What is Outreachy and how to apply for it

Outreachy is an internship program for underrepresented people in Free and Open Source Software (FOSS) community, if you have ever heard about Google Summer of Code (GSoC), Outreachy is much like this program. If you have never heard about GSoC neither Outreachy, I'll explain what is that about in a few words: the accepted students get paid (USD 5500) for contributing to a FOSS project for 3 months. The program runs twice a year, from May to August and from December to March. To apply to Outreachy, you have to write a patch to a participating FOSS organization and after that fill the application form.

So I am one of the students accepted for the round of May to August, and I'll write here some application tips based on my personal experience to future applicants (just saying, it is my own experience, not an official guide or something, maybe your experience will be different from mine).
  1. Don't feel afraid if you have heard about the program close to the deadline and don't have much experience: When I heard about the program (by a blog post while surfing the web, maybe as you now), there was less than two weeks to go before the deadline, and the applications were running for almost a month when I knew about it. I thought that it would be impossible for me (at least this time), I didn't have any previous contact with those organizations, I thought that only two weeks wouldn't be enough to get to know them and write an application... But I tried, and it worked :) So first of all, is: don't let the challenge of contributing to a FOSS organization that you don't know in a short period of time limit you!  :)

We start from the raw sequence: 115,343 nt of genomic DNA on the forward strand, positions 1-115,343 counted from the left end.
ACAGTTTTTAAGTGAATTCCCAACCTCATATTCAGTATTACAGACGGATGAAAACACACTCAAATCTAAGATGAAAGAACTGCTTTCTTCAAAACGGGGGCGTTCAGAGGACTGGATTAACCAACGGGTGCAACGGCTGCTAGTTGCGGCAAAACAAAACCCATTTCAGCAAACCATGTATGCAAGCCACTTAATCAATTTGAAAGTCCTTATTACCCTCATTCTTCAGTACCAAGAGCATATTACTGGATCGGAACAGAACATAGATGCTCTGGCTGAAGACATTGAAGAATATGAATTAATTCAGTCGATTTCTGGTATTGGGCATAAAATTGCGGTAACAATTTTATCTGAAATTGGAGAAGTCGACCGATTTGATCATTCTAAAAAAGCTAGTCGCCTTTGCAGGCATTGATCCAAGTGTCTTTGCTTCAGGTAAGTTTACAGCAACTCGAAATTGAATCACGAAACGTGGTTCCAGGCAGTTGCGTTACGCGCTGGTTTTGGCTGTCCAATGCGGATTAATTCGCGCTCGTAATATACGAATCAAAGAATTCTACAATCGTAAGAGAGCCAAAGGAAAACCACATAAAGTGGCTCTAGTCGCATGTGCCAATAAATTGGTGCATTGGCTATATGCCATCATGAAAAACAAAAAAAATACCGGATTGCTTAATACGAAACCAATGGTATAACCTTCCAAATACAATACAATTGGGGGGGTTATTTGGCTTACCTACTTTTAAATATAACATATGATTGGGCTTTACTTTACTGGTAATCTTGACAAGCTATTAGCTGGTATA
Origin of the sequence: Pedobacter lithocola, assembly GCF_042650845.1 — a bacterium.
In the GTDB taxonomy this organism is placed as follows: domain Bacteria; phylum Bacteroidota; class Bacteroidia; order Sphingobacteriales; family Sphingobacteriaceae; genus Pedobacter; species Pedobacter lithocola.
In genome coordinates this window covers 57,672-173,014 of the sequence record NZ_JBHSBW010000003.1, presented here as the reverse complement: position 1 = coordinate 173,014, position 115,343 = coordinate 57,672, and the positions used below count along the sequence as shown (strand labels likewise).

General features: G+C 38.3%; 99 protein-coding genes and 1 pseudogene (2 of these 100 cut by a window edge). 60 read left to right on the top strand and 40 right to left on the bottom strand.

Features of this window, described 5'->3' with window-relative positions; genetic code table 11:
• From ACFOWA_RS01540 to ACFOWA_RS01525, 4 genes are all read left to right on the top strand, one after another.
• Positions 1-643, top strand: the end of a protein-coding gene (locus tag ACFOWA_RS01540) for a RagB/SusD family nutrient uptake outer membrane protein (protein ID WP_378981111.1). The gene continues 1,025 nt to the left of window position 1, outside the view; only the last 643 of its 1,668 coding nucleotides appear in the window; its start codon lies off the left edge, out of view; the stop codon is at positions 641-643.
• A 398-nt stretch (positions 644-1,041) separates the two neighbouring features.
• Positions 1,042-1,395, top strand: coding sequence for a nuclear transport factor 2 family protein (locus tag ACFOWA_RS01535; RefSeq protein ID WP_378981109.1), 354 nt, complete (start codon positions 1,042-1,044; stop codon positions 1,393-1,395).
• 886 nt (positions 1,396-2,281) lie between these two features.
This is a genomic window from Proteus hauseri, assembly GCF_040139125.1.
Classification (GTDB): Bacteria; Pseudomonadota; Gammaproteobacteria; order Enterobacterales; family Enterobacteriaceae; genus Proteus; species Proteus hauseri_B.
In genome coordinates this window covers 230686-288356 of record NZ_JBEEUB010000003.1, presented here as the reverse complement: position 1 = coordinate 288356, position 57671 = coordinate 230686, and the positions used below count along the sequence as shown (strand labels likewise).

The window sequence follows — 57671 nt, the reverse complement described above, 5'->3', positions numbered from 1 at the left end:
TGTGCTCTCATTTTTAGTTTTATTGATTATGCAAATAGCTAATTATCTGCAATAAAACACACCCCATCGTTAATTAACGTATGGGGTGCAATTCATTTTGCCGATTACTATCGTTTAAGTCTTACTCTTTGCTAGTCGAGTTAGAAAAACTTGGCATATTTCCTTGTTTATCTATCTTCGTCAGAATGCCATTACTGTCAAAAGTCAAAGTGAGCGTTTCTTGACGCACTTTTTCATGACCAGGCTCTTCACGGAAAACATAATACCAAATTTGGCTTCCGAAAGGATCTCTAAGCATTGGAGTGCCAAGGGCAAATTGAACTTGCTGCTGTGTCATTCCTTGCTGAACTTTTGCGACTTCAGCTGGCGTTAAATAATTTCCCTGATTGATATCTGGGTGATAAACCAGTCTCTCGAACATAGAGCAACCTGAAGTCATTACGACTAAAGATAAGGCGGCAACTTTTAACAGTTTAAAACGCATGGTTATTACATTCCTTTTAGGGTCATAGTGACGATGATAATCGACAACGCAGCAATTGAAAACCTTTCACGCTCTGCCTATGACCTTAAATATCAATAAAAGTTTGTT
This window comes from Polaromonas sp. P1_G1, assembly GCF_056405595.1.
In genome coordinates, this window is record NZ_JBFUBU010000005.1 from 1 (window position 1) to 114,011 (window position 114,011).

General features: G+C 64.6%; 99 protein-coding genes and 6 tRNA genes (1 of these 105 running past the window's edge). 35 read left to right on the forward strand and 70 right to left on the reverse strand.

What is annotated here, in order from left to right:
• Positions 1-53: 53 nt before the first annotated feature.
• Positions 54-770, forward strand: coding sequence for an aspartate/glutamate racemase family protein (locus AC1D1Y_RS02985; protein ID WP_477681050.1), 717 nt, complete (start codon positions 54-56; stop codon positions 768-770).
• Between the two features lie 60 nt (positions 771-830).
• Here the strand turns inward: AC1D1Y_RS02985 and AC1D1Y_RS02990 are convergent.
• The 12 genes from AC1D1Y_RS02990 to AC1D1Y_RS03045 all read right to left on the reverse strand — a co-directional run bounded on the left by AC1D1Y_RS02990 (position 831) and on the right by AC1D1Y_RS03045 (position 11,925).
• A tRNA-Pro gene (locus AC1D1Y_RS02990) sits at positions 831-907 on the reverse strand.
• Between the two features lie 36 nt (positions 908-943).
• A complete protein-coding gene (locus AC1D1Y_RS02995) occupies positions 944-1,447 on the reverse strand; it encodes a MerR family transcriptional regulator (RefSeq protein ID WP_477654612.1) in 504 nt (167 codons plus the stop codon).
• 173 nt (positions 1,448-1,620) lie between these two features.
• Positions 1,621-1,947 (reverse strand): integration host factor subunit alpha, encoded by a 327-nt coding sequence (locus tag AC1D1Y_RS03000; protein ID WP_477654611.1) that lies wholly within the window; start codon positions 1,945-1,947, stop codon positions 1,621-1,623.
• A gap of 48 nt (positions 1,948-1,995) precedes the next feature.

2. Explore the projects a little, but focus on one: When I decided that I would apply to Outreachy, I started to explore the participant organizations. At some point, I decided that I would apply to Mozilla, but inside Mozilla, there were a lot of different projects that I could apply, and I felt a little lost. But I did a short list with three projects that I was most interested in and contacted the mentors of those projects to know how I could contribute with them (to participate in Outreachy, you have to submit a small patch). The mentors were very receptive and they send some patches that I could work on, but when I was studying about the projects and the issues, one project was the most interesting for me: one related to Pytest and HTML. So I actually started to write my contribution. Maybe if you have more than two weeks to write your application, you can write two applications, but in my case I only had time for one.
  3. Do a good contribution: While I was applying, I was also encouraging some friends to apply as well, I was talking to a friend about the needed patch and she said: "I'll solve the easiest issue there" (she didn't get selected :P). I didn't solve the easiest issue there, but the one that seemed to be more interesting to me. And because it was not that easy to solve (I had to write some lines of code) I got many corrections from my mentor and I think we started to have some kind of closer relation (like, I had to talk to him almost everyday this week to get some help with the issue). Because I am a very anxious person, I've taken a look on the contributions of the other applicants to the project I was applying, and I saw that nobody has done a contribution that they actually had to write some code, it was basically change some parameters or delete some lines of code (And I got selected, they no).